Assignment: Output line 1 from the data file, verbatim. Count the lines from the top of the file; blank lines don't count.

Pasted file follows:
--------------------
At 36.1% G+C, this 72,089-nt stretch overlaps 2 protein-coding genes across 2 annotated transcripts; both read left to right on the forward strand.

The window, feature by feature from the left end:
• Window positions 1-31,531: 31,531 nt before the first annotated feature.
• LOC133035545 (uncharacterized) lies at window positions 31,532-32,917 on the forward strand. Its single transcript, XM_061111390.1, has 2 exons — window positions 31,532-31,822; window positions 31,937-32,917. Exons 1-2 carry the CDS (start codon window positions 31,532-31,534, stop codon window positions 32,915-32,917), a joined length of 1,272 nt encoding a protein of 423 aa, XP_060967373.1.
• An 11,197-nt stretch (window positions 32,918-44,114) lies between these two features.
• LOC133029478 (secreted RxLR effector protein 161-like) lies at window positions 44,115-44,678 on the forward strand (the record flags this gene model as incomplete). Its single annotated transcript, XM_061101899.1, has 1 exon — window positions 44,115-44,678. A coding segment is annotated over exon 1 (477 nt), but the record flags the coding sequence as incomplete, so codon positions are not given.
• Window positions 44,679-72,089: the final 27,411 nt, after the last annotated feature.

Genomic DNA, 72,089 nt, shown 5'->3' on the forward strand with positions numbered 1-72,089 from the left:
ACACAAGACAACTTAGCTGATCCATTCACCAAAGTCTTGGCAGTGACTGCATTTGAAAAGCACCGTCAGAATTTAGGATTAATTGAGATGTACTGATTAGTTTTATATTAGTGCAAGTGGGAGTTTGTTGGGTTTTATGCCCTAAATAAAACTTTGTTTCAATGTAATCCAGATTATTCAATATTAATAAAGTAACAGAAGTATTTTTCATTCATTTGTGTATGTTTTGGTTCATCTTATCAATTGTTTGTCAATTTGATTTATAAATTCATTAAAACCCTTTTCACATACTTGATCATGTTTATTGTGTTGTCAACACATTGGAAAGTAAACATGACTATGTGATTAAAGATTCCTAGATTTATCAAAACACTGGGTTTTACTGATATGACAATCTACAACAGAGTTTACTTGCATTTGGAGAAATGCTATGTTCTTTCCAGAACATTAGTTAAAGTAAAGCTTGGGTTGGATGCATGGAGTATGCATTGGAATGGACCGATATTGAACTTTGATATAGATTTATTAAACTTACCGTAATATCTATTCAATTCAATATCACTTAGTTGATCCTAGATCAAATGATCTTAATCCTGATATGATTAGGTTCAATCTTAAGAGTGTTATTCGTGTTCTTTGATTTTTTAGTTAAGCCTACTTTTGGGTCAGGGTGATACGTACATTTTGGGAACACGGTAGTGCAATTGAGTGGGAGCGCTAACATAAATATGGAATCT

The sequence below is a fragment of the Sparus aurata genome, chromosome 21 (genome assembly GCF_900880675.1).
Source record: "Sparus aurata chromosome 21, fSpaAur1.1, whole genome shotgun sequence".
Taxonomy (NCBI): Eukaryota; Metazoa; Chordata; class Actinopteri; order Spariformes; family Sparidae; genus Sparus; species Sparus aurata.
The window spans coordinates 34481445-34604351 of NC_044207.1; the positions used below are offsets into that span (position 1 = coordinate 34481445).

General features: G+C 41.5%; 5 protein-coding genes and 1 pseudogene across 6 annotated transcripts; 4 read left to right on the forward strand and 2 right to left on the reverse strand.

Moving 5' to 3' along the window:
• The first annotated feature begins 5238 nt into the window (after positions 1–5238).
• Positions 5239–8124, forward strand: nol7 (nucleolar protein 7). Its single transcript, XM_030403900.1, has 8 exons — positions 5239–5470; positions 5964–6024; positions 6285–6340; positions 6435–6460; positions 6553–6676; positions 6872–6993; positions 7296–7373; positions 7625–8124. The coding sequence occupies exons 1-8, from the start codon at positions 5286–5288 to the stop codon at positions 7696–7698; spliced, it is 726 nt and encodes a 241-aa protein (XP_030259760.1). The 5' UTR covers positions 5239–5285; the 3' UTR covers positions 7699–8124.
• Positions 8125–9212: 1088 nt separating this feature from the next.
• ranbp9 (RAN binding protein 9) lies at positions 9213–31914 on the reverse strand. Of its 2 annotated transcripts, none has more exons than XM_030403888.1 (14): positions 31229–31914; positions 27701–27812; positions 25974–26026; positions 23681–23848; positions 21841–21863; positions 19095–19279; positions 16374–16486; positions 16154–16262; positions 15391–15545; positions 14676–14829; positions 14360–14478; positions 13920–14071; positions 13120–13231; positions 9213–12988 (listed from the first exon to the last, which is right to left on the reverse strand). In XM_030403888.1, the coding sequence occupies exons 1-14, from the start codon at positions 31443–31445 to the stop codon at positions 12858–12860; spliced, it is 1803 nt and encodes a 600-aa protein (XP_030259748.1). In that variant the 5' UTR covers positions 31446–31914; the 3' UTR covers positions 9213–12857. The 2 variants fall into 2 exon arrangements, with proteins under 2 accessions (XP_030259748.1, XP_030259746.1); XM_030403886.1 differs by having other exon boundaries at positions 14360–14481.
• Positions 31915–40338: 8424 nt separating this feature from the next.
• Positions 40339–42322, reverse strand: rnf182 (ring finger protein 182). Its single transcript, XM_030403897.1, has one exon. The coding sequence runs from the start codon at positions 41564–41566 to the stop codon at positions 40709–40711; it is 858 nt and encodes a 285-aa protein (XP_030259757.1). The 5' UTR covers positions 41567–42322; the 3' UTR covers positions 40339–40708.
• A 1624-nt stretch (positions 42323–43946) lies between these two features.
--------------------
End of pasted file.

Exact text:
At 36.1% G+C, this 72,089-nt stretch overlaps 2 protein-coding genes across 2 annotated transcripts; both read left to right on the forward strand.